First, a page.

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Higher Productivity = Bigger Profits

Publication
Article
Digital EstheticsDental Lab Products-2010-03-01
Issue 3

The more time I spend working with my consulting clients and analyzing the dental laboratory business, the more convinced I become that productivity is the most important contributor to profitability. Right now, you are probably thinking “OK Chuck, that’s cool, but what exactly are you talking about?” Fortunately, the good folks at DLP give me a whole page to explain it.

The more time I spend working with my consulting clients and analyzing the dental laboratory business, the more convinced I become that productivity is the most important contributor to profitability. Right now, you are probably thinking “OK Chuck, that’s cool, but what exactly are you talking about?” Fortunately, the good folks at DLP give me a whole page to explain it.

Let’s start with the premise that for most laboratories labor is the largest single cost item, typically running between 45% and 60% of revenues. The dictionary defines productivity as: “The rate at which goods or services are produced especially output per unit of labor.”

It stands to reason then that the more finished units (crowns, bridges, or dentures) your technicians produce per hour, the more revenue you will generate, and the percent of revenue spent on labor goes down. The savings you realize land on your bottom line-otherwise known as PROFIT.

Keep this important concept in mind. Increasing the productivity of your technicians is not just the number of units you ship to clients. It requires increasing output without increasing the time the technicians spend working. If they build 40 units of porcelain in a 40-hour week, building 50 units in a 50-hour week is not increased productivity. It’s actually worse because you are now paying overtime. Increasing productivity requires producing 45 units in that 40-hour week.

Steps to increase productivity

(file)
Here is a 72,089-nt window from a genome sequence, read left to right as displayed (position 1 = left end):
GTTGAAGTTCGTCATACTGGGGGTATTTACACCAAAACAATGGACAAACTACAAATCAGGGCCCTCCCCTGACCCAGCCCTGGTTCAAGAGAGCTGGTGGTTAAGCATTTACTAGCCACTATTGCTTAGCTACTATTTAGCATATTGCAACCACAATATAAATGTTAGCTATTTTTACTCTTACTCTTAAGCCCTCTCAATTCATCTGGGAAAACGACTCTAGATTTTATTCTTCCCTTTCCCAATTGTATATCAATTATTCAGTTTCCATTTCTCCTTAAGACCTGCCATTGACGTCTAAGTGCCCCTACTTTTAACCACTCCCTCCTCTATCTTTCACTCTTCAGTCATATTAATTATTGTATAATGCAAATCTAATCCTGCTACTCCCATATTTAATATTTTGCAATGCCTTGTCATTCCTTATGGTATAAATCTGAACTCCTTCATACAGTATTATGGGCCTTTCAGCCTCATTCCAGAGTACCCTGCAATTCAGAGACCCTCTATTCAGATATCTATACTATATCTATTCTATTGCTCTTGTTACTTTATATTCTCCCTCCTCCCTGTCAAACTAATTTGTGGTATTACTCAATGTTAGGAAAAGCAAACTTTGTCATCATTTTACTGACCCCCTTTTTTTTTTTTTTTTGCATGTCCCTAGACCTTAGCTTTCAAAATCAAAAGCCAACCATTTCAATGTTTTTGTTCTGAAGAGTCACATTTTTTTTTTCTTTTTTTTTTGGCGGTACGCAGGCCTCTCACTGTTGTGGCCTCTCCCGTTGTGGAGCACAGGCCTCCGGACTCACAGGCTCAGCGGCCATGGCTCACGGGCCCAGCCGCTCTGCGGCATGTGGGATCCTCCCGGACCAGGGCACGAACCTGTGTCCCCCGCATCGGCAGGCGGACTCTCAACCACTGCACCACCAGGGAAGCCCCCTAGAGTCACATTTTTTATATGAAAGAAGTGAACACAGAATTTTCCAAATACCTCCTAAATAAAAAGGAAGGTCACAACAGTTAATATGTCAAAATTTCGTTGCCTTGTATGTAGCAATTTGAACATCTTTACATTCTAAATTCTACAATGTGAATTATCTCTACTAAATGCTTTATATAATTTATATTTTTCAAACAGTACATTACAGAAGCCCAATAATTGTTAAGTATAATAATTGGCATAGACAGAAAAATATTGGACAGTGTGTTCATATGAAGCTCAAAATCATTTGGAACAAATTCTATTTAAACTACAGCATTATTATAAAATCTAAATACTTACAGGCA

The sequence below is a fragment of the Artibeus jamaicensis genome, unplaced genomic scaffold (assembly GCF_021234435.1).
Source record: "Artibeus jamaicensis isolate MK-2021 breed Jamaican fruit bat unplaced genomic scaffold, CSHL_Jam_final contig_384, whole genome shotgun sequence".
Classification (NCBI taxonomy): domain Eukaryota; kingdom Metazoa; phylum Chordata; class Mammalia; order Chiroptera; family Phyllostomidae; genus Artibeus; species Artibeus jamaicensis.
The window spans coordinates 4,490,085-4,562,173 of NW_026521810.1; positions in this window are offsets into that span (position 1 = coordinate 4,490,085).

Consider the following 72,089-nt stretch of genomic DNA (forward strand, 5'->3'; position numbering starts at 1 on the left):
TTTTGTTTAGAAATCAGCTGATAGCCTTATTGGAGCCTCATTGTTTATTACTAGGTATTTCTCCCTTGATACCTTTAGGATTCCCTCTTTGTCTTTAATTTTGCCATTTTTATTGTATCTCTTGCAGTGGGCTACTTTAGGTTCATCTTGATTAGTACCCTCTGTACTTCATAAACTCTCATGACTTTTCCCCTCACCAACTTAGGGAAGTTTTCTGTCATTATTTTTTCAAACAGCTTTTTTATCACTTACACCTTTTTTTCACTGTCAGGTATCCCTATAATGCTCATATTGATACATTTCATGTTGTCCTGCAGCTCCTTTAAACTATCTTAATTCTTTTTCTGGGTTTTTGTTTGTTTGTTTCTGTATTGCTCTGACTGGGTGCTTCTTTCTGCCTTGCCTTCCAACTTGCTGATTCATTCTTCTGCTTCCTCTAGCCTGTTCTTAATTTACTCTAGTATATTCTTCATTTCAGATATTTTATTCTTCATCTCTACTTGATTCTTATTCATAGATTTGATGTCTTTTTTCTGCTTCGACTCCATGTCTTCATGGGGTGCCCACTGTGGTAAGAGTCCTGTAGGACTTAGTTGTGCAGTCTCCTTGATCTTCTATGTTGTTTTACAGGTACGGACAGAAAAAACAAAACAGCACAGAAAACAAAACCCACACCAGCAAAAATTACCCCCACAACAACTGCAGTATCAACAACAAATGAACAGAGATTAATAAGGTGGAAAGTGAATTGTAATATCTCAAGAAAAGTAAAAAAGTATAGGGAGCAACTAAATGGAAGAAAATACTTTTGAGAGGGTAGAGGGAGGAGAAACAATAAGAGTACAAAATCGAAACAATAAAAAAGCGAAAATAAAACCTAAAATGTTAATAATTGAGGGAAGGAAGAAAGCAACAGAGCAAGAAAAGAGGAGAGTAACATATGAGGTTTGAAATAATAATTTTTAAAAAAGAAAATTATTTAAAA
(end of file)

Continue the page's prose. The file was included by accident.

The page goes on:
1. Measure it. It is very difficult to manage anything you can’t measure. If you don’t do this already, set up systems in your lab to measure and track what each technician produces.
If you are a crown and bridge lab, your goal should be to produce 3.75 complete finished units per technician per day. Removable labs should shoot for 3.25 units. A five-technician crown and bridge lab should average 18.75 per day.

This is an easy calculation in a one-person lab, but it gets more complicated in a larger operation. It breaks down into different numbers for each technician in multiple-person labs because the total production is the sum of multiple production steps. Don’t worry too much about what your number is today; focus on making it better next month and the month after that.

2. Provide feedback. Keep your staff members informed regarding their production (or lack thereof). Explain why it’s important along with quality. Producing units that have to be remade reduces productivity big time. Make productivity a part of job performance reviews and pay levels. After all, the more team members produce, the more you can afford to pay them.

3. Staff properly. You should have the number of technicians needed to produce 10% below your peak demand times. Use overtime to cover the really busy times, but overtime should not be needed constantly, and management needs to approve it. Cross-training can really help in this area.

4. Focus on your work processes. How does the work flow through your lab? Is your lab layout set up so staff can efficiently move between work stations? Do the technicians have the proper tools and equipment to work efficiently? Constantly look to eliminate wasted time and process inefficiencies.

5. Invest in automated equipment. Buy equipment that reduces labor whether it is a scanner with CAD software for outsourcing some of the work, or a complete CAD/CAM system, or even automated dispensers for gypsum and investment liquid and powder mixing to eliminate hand pouring and measuring.

6. Invest in training. Technicians who have higher skill levels are going to be more productive than those who don’t. Your material suppliers are good sources of support. Ask them what’s available. As a lab manger you need to devote a percentage of your time working with staff members to improve their skills. Encourage them to learn from each other and exchange ideas and tips gained from their experience.

After my presentation last January at the NADL Vision 21 meeting, Dave Brown, President of National Dentex, commented, “You nailed it Chuck. It’s all about the labor.”

In addition to improving your profits, improved productivity can allow you to pay your staff more, which both boost morale and provides more flexibility to compete with low-cost competitors. Overall it strengthens your business.

I urge you to focus on your technical staff’s productivity. It will give you the “Competitive Edge.”

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